Romanian Church condemns posters depicting doctors and nurses as saints

BUCHAREST (Reuters) - Romania’s Orthodox Church said on Wednesday a series of outdoor posters depicting nurses and doctors on the frontlines of the new coronavirus outbreak as saints were blasphemous and an insult to Christian iconography.

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The city hall of capital Bucharest said it would ask advertising firms to remove the posters, part of a wider European campaign that depicts nurses and doctors in a style that mixes comic book elements with religious art.

The posters, created by Romanian illustrator Wanda Hutira and part of a “Thank you doctors” campaign by ad agency McCann Worldgroup, were generally well-received, but they also drew divisive comments on social media.

“It is a campaign to promote a dystopian vision over the situation induced by the pandemic,” the Church’s spokesman Vasile Banescu told Reuters. He said the posters were “a visual mistreatment of Christian iconography.”

“It is not just a blasphemous act but also an insult to the very honourable profession of doctors who, like all of us, do not think they are saints or improvised saviours and do not demand a public cult.”

Bucharest city hall said in a statement it would ask outdoor advertising firms to remove the posters “which could be replaced with images that bring homage to hero doctors without hurting the faith of passersby.”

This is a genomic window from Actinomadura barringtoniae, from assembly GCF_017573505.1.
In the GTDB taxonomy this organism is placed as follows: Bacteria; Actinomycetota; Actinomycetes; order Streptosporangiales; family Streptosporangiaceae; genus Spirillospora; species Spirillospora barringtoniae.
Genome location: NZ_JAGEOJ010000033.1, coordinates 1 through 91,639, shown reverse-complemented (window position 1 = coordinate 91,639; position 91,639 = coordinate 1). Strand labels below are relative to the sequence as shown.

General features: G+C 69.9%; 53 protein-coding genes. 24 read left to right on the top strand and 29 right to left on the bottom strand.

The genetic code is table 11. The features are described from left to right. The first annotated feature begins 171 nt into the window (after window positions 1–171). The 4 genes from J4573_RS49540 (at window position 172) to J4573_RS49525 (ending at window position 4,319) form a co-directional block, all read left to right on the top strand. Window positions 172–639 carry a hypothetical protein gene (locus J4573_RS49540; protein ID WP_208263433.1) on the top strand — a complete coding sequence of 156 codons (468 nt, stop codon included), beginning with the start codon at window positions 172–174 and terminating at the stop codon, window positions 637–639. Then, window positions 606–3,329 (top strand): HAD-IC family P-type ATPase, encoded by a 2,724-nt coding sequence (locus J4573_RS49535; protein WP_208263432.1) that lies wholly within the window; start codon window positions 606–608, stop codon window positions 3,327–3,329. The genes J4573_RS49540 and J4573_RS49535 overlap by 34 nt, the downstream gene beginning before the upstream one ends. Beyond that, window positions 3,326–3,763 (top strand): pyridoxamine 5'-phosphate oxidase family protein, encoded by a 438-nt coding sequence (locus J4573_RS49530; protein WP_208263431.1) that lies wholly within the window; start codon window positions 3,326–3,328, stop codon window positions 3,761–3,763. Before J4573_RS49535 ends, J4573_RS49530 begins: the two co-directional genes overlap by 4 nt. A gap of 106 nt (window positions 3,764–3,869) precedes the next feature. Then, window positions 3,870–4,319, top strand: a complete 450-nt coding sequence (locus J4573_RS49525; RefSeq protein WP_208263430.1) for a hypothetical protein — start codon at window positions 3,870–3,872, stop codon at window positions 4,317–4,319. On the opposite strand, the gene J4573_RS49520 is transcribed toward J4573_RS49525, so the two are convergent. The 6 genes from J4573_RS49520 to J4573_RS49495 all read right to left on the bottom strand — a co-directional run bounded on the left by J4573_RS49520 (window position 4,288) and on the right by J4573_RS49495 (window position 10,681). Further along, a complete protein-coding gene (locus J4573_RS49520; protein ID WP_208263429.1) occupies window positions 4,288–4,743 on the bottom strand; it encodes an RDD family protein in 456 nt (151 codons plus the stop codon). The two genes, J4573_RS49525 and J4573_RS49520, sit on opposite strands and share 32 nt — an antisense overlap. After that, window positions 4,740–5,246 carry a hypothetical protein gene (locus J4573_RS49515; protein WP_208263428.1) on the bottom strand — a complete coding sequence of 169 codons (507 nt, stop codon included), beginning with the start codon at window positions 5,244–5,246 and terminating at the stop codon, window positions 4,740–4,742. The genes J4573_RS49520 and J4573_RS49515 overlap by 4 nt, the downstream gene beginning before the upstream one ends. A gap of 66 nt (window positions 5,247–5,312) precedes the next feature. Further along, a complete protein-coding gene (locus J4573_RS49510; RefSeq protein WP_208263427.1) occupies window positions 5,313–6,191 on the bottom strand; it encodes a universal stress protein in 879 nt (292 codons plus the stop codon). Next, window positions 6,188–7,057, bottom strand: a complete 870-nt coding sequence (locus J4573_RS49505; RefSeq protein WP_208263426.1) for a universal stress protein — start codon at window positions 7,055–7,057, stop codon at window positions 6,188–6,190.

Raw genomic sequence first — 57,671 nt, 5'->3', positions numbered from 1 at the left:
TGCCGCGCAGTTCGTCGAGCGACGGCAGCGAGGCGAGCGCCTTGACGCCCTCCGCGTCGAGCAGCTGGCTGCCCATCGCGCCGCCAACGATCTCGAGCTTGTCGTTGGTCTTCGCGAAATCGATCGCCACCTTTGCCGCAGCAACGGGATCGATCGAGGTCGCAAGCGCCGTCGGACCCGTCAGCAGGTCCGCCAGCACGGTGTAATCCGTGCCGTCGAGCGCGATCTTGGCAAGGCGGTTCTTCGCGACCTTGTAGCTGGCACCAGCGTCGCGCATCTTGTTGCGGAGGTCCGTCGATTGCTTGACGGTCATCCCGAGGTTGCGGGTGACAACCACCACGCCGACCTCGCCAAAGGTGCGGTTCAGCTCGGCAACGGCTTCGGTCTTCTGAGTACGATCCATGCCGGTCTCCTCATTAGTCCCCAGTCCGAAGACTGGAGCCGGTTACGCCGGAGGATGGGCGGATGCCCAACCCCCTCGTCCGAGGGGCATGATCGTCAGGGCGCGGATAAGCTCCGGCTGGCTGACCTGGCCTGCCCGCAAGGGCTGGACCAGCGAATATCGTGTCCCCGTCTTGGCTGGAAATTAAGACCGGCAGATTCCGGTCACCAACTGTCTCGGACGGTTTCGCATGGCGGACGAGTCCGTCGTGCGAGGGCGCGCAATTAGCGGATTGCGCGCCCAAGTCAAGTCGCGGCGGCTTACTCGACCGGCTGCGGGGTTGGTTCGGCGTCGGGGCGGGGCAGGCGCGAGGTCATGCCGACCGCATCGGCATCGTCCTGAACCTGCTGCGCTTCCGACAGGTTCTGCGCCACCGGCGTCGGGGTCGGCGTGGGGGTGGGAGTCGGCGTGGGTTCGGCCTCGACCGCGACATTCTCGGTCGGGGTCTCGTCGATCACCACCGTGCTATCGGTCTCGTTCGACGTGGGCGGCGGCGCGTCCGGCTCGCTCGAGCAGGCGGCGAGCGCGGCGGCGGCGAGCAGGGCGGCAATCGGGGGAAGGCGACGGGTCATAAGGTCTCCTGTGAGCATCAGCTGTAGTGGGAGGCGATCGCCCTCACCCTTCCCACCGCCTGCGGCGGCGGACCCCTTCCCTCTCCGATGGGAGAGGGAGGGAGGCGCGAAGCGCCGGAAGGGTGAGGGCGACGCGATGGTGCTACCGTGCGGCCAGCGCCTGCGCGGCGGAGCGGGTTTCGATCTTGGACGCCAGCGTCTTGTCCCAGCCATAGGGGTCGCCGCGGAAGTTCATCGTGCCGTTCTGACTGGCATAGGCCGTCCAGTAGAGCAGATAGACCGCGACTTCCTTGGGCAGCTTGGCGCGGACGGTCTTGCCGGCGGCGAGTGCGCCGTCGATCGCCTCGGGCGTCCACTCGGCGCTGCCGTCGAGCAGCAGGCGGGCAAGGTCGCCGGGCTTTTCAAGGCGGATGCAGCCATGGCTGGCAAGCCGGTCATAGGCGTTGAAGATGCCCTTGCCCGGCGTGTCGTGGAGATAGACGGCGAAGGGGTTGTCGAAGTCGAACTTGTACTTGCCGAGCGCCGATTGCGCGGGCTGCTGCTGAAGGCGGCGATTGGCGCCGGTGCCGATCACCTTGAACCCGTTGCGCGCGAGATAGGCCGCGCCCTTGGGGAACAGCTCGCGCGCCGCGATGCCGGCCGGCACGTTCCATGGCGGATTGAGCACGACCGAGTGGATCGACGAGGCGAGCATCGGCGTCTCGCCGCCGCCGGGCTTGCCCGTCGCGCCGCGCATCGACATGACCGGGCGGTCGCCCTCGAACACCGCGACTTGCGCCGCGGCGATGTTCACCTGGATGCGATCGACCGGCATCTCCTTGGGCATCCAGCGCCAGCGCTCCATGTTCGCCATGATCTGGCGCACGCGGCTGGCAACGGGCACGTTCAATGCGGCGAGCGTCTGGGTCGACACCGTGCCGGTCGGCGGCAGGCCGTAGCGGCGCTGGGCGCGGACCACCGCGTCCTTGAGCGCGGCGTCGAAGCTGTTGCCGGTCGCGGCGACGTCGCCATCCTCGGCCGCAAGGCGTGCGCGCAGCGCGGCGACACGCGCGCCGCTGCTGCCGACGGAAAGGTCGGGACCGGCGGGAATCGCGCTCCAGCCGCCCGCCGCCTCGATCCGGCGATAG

The outdoor displays do not require city hall approval.

“(The posters) were a daring artistic choice but one which is in no way following a political, religious or any other kind of purpose,” McCann Romania said in a statement. “It is a gesture of gratitude for doctors.”

Romanians across the country have organised donation drives to provide hospitals with protective gear. Elsewhere in Europe, Italians and Britons have sung or applauded hard-pressed medical staff from windows and balconies.

Romania, which declared a state of emergency on March 16 and enforced a nationwide lockdown one week later, has reported 11,978 cases of the coronavirus and 681 deaths.

The majority of Romanians in the European Union’s socially conservative eastern state of 20 million are Christian Orthodox and the Church has considerable influence.

Reporting by Luiza Ilie; Editing by Janet Lawrence